Jesca Hoop: Hunting My Dress

RIYL: Tom Waits, Petra Haden, Laura Marling

The slightly off-kilter wordless harmonies that open Jesca Hoop’s “Whispering Light” immediately inform you that you’re in for a strange and possibly wonderful listening experience. With her folk music pedigree and Tom Waits connection, Hoop creates a sound firmly grounded in traditional instrumentation, with flashes and trickles of oddball noise made strangely beautiful.

Hunting My Dress is one of those records that opens up with repeated listening, for those with the patience and persistence to remain engaged. The charms of “Feast of the Heart” might escape you at first – its distorted vocal and wild-ass percussion are not typical fodder for easy listening. Get past the initial shock of the noise, though, and the layers of longing reveal themselves. The little-girl voice Hoop uses in “Angel Mom” may initially seem put-offish, but listen to it again. Hear how that voice wraps itself around the story of the child whose mother “visited me from beyond,” and determine for yourself whether Hoop could sing in any other register and be as effective.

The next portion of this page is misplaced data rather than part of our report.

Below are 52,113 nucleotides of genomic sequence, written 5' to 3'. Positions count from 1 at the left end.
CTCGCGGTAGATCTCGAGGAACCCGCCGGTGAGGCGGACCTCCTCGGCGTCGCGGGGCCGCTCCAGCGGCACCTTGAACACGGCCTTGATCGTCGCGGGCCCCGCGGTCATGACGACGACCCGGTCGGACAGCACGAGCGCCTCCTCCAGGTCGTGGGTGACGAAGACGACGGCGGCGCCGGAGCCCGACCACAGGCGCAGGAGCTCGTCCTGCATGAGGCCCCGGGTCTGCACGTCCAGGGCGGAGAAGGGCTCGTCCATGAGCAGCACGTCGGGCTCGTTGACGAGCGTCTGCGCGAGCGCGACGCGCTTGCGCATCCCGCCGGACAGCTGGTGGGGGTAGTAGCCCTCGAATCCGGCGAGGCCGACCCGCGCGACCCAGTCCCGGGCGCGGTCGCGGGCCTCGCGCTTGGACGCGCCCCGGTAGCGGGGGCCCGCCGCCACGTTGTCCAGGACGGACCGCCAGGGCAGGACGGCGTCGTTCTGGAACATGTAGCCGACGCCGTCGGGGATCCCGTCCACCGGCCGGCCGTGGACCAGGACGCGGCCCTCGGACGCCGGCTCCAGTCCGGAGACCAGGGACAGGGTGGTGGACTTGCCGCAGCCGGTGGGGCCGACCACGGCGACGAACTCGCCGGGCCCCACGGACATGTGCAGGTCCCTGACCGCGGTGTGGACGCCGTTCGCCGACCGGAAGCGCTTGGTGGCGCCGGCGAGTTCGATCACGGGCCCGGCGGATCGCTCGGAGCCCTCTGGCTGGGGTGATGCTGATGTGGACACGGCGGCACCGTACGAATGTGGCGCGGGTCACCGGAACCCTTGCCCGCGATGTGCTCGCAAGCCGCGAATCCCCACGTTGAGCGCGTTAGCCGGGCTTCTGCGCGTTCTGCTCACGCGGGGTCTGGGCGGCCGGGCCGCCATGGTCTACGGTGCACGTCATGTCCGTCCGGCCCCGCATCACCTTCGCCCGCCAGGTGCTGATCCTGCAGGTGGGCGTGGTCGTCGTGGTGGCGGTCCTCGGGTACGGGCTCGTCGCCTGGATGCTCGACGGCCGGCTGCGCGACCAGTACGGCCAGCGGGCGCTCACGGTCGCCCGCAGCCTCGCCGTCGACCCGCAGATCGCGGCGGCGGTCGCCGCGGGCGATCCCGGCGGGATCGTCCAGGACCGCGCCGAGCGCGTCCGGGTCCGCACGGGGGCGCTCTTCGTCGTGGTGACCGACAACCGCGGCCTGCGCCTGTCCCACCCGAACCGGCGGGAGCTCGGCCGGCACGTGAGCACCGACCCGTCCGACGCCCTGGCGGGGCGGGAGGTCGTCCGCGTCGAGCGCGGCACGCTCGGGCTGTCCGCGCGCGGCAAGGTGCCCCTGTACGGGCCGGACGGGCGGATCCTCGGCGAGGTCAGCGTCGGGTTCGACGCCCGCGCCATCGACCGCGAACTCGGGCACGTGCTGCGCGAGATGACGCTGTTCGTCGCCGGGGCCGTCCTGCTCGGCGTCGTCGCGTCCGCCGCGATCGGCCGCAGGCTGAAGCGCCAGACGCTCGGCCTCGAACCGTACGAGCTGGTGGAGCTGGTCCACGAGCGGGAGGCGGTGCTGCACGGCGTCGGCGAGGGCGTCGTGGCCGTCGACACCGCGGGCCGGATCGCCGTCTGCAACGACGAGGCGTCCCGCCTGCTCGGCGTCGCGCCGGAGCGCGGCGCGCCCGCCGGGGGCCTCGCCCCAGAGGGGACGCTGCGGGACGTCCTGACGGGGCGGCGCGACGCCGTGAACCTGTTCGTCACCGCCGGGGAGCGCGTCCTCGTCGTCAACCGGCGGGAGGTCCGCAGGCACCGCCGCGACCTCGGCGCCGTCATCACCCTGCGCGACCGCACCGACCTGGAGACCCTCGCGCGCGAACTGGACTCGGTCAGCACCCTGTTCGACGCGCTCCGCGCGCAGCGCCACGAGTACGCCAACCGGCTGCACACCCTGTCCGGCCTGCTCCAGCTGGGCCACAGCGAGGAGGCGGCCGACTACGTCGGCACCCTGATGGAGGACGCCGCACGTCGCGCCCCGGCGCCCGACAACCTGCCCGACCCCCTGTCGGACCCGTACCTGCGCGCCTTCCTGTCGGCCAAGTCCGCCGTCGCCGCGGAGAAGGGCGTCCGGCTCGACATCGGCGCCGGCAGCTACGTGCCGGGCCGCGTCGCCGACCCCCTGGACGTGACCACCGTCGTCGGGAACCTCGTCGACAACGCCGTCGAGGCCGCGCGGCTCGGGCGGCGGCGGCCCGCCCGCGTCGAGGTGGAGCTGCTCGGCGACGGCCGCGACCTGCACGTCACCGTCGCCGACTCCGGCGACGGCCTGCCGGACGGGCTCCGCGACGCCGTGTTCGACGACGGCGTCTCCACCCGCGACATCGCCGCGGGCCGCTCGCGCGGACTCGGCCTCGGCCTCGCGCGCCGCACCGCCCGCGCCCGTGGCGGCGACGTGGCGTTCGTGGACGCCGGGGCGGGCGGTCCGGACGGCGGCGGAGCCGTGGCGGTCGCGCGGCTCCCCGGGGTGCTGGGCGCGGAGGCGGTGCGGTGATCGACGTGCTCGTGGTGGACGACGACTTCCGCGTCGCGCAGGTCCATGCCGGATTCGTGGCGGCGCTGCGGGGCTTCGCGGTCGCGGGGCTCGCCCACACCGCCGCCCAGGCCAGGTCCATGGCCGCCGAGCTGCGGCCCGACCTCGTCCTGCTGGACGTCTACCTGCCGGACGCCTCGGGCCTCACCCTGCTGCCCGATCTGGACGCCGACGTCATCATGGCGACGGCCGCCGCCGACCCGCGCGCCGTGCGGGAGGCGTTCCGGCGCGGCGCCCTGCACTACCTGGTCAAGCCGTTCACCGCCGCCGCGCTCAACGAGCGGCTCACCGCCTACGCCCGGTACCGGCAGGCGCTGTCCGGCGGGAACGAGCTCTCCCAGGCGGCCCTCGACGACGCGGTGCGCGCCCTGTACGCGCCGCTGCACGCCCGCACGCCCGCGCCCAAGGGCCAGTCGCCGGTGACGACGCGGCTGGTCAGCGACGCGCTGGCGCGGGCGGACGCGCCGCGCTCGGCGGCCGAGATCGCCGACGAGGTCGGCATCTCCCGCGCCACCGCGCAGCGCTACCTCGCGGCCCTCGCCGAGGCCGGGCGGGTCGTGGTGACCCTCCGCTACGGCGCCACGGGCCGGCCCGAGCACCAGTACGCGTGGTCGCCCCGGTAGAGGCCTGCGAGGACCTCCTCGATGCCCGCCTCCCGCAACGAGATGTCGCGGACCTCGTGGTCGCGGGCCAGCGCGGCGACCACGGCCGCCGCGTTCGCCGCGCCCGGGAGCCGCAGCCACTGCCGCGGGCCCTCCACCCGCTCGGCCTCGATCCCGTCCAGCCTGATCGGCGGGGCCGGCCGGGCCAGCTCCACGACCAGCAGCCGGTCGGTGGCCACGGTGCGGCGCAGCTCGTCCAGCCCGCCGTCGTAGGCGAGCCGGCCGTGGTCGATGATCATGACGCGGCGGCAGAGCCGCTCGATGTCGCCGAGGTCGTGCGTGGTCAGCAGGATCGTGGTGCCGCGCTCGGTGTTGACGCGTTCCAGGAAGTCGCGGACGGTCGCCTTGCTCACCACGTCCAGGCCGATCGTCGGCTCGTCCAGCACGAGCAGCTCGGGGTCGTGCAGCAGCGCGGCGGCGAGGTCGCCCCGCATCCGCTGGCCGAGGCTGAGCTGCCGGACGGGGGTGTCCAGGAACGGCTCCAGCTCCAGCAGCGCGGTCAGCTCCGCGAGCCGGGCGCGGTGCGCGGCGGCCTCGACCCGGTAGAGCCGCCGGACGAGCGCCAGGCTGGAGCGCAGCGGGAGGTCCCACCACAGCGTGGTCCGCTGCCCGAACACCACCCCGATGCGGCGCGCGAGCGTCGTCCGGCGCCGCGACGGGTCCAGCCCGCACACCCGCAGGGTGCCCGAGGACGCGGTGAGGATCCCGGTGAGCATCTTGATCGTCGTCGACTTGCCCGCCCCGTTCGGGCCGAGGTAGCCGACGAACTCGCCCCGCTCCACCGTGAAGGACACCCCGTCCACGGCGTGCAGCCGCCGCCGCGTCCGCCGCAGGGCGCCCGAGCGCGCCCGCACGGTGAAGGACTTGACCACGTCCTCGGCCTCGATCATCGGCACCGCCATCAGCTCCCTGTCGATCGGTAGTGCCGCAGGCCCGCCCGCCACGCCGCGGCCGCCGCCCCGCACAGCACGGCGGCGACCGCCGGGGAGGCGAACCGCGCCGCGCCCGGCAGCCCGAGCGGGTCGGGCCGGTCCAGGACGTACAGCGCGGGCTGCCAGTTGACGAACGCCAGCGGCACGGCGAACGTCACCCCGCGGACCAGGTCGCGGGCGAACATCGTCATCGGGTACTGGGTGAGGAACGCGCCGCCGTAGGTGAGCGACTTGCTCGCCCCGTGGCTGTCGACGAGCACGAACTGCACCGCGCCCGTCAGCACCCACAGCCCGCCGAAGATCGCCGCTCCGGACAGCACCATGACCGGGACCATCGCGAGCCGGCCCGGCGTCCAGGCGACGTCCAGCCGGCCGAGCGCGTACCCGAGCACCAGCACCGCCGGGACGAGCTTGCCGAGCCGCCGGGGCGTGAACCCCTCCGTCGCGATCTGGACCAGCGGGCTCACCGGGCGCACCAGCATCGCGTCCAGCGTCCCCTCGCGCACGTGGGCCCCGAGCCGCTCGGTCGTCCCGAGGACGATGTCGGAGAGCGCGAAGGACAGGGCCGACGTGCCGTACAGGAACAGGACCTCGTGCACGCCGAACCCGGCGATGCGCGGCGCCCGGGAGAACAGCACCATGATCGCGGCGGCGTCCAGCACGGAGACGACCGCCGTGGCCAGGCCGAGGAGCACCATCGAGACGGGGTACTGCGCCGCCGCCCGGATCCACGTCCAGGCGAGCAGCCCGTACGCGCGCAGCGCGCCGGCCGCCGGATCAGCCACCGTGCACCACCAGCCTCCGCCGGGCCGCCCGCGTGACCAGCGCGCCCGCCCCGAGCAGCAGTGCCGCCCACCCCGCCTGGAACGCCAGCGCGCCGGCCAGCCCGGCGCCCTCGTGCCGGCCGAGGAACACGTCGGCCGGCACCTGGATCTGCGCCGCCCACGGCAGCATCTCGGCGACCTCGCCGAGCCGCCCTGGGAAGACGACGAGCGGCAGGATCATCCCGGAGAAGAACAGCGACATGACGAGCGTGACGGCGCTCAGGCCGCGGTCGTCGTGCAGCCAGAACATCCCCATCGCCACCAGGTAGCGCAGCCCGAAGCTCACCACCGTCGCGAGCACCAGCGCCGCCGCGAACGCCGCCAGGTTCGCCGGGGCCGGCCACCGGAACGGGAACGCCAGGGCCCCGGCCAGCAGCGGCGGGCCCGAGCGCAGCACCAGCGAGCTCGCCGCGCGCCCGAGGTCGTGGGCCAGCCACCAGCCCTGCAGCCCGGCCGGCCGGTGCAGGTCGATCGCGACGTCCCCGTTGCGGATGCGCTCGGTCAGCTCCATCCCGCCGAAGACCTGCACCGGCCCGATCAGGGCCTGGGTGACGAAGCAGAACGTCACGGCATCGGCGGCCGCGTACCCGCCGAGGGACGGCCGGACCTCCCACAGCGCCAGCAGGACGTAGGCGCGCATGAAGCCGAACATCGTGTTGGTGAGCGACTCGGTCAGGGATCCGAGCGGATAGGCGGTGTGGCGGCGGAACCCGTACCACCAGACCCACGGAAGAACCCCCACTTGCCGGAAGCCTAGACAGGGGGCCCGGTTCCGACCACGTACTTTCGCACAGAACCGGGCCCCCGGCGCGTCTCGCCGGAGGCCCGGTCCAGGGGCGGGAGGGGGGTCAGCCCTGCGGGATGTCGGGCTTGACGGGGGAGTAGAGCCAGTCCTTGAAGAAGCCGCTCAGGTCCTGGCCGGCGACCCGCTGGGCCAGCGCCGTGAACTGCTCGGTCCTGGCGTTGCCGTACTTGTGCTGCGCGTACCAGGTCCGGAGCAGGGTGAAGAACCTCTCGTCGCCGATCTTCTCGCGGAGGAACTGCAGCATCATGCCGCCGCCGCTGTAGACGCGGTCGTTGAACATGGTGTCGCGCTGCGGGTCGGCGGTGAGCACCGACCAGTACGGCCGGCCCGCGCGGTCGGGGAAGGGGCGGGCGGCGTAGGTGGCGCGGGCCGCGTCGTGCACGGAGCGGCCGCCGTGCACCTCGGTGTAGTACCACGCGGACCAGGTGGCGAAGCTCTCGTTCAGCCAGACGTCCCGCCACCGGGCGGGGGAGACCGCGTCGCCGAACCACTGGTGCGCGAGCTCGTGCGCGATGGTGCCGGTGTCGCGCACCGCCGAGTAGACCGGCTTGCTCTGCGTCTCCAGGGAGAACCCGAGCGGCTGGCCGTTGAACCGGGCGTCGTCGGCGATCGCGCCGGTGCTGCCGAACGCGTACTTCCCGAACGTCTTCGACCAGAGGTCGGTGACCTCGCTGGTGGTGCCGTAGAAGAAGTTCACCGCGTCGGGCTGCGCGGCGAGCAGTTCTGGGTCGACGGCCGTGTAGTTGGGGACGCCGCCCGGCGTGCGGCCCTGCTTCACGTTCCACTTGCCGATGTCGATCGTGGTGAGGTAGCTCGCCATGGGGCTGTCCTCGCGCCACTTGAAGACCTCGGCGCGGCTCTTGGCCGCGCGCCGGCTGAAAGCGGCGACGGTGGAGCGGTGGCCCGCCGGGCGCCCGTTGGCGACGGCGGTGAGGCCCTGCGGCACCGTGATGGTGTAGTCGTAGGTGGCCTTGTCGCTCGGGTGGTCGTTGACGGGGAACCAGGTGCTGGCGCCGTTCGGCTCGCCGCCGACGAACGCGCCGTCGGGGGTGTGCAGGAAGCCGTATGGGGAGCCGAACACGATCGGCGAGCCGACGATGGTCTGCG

Or consider the title track, which closes the album, and does so with a nod toward traditional folk singing and tight, multi-part harmony. Hoop’s vision – indeed, her art – can be encapsulated in this very song – her beginnings reflected in the album’s end.

Listeners open to the possibilities of the un-obvious melody, an unexpected noisy flourish, or the simple charms of a plaintive voice telling a story, will likely appreciate the artistry at work in Hunting My Dress. It might take a bit of work to get to that point, but the effort is worth it. (Vanguard 2010)

Jesca Hoop’s Myspace Page
Click to buy Hunting My Dress from Amazon


Matthew Ryan: Dear Lover

RIYL: Bruce Springsteen, Josh Rouse, Ryan Adams